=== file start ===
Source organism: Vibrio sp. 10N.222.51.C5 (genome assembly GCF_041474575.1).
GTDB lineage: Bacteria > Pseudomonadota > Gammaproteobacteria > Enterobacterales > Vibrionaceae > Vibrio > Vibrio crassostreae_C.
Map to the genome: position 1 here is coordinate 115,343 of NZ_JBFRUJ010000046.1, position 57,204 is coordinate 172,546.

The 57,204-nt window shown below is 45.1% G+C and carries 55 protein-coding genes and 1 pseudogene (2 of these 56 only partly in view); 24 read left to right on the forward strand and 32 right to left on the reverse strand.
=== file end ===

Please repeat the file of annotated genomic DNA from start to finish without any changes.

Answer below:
Source organism: Vibrio sp. 10N.222.51.C5 (genome assembly GCF_041474575.1).
GTDB lineage: Bacteria > Pseudomonadota > Gammaproteobacteria > Enterobacterales > Vibrionaceae > Vibrio > Vibrio crassostreae_C.
Map to the genome: position 1 here is coordinate 115,343 of NZ_JBFRUJ010000046.1, position 57,204 is coordinate 172,546.

The 57,204-nt window shown below is 45.1% G+C and carries 55 protein-coding genes and 1 pseudogene (2 of these 56 only partly in view); 24 read left to right on the forward strand and 32 right to left on the reverse strand.